This study aimed to examine the association of smoking exposure at home with attempts to quit smoking and the success or failure of such attempts among South Korean adolescents. We utilized the data of 28,652 South Korean adolescents who smoked from the 2015–2017 Korea Youth Risk Behavior Web-based Survey, including demographic variables (age, sex, and family structure), socioeconomic variables (allowance per week, household income level, and grade), and health-related characteristics (alcohol consumption, intensity of physical activity, stress level, self-reported health status, attendance in smoking cessation programs, and smoking onset). A multiple logistic regression analysis revealed that attempting to quit smoking was less likely among those exposed to smoking at home every day compared to those without such exposure (boys exposed to smoking every day: OR = 0.52, CI = 0.45–0.60; girls exposed to smoking every day: OR = 0.48, CI = 0.38–0.61); cessation success showed similar results (boys exposed to smoking every day: OR = 0.51, CI = 0.46–0.58; girls exposed to smoking every day: OR = 0.56, CI = 0.47–0.66). These findings highlight the impacts of smoking exposure at home and the importance of considering this exposure when supporting adolescents to quit.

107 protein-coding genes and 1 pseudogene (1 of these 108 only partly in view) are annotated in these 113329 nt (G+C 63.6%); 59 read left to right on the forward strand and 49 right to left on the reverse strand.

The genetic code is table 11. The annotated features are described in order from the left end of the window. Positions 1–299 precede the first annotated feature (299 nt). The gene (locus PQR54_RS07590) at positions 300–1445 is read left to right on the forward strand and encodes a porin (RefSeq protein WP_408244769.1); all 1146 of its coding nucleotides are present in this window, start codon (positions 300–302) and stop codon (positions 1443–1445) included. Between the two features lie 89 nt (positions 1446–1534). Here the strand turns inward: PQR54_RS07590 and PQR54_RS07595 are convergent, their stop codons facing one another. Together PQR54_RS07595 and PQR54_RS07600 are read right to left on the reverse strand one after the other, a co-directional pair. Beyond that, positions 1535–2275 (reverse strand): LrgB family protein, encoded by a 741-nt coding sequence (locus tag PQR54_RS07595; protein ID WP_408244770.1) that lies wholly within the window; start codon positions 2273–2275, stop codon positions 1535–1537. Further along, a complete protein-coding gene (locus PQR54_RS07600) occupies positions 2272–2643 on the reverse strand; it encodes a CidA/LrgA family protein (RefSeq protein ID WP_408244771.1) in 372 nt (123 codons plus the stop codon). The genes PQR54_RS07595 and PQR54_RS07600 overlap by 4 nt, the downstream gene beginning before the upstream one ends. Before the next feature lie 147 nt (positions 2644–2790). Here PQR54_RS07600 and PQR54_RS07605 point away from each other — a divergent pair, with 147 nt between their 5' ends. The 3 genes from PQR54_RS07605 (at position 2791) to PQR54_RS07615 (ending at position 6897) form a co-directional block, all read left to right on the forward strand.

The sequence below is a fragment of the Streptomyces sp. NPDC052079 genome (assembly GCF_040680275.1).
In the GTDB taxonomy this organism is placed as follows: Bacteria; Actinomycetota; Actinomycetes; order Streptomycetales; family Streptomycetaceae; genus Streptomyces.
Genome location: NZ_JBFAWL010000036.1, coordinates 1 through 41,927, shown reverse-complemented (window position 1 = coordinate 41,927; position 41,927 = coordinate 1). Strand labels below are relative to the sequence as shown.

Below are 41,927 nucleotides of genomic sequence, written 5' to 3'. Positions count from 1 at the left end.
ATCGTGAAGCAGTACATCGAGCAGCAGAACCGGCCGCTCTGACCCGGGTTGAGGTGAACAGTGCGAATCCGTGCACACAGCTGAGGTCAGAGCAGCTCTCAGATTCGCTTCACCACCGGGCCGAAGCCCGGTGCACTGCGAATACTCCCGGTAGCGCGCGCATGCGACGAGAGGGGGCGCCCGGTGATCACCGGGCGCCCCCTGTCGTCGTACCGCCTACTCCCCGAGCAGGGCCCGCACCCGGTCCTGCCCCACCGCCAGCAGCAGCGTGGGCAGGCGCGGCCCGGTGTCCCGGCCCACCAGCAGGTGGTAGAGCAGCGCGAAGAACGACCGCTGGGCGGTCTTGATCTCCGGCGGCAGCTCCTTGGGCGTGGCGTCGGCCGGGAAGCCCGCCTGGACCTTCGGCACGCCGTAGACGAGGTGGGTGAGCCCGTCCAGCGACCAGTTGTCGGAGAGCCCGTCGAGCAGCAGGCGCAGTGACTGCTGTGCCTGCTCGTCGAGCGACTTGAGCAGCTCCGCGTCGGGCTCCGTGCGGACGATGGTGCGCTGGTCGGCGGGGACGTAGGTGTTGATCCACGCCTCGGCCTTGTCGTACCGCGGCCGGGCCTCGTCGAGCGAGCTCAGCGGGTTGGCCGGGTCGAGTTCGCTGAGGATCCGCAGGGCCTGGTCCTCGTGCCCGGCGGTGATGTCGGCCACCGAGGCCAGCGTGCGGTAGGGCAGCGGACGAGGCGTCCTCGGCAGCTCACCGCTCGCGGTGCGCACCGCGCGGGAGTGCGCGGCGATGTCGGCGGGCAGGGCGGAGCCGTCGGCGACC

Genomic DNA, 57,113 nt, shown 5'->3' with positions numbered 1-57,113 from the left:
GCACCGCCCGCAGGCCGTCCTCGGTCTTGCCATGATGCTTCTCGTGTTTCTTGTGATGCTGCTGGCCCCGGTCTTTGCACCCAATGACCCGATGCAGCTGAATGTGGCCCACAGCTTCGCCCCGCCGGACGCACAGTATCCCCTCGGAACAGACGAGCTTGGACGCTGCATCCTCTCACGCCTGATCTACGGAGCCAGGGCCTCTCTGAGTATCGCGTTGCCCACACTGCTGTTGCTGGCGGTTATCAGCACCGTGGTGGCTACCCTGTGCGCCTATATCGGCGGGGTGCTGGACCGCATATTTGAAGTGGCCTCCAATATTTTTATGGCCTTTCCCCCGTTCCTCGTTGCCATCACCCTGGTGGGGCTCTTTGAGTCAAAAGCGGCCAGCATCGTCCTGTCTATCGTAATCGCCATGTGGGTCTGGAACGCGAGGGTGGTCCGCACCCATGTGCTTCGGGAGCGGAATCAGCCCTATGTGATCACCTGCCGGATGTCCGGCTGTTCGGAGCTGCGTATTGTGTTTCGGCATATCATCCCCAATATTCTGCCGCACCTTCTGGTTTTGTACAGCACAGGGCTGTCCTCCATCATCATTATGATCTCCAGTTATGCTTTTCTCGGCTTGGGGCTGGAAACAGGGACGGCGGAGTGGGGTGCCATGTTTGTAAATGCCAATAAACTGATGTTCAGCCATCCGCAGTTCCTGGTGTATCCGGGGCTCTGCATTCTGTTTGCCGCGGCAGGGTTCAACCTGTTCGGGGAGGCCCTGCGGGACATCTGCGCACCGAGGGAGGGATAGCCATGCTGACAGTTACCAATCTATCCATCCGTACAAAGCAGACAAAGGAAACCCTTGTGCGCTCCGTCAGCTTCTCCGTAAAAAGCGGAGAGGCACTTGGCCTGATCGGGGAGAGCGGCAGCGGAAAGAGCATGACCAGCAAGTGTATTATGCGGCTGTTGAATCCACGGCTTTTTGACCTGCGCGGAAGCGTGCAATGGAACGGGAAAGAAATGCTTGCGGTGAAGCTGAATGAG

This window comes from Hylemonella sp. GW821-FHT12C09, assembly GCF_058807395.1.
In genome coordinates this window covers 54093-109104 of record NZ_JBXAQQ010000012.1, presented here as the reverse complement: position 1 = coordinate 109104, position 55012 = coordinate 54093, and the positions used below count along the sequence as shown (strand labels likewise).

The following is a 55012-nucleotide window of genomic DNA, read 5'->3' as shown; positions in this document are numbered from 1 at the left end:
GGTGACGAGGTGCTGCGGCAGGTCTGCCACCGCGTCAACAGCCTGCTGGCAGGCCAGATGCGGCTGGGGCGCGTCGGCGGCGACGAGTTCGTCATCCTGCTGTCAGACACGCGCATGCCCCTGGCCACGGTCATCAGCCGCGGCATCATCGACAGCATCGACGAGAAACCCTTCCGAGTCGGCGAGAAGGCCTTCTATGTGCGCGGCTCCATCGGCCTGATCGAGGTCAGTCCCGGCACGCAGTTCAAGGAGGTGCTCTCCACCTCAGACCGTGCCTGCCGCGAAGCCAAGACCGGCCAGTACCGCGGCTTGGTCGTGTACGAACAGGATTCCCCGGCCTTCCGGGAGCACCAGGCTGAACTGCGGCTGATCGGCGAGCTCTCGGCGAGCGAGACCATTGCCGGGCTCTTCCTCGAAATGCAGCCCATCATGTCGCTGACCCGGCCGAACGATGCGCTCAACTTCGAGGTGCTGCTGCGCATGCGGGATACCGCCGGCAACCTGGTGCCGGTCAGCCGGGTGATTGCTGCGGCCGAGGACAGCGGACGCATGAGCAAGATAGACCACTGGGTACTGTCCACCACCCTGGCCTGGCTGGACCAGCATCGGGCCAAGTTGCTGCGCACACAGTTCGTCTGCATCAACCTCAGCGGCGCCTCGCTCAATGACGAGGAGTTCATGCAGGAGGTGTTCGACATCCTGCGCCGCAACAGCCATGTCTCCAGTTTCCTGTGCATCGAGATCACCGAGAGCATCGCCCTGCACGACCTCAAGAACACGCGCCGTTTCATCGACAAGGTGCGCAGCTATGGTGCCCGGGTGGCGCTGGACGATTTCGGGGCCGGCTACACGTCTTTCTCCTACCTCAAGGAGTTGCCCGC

|Number of pages||11|
|Journal||International journal of environmental research and public health|
|Publication status||Published - 2020 Jun 1|
Bibliographical noteFunding Information:
We would like to thank our colleagues from the Department of Public Health, Graduate School of Yonsei University, who provided advice for this manuscript. This study was conducted using raw data from the KYRBWS, which was approved by the KCDC Institutional Review Board (2014-06EXP-02-P-A) in 2014. From 2015, the ethics approval for the KYRBWS was waived by the KCDC Institutional Review Board under the Bioethics & Safety Act and opened to the public.
© 2020 by the authors. Licensee MDPI, Basel, Switzerland.
All Science Journal Classification (ASJC) codes
- Public Health, Environmental and Occupational Health
- Health, Toxicology and Mutagenesis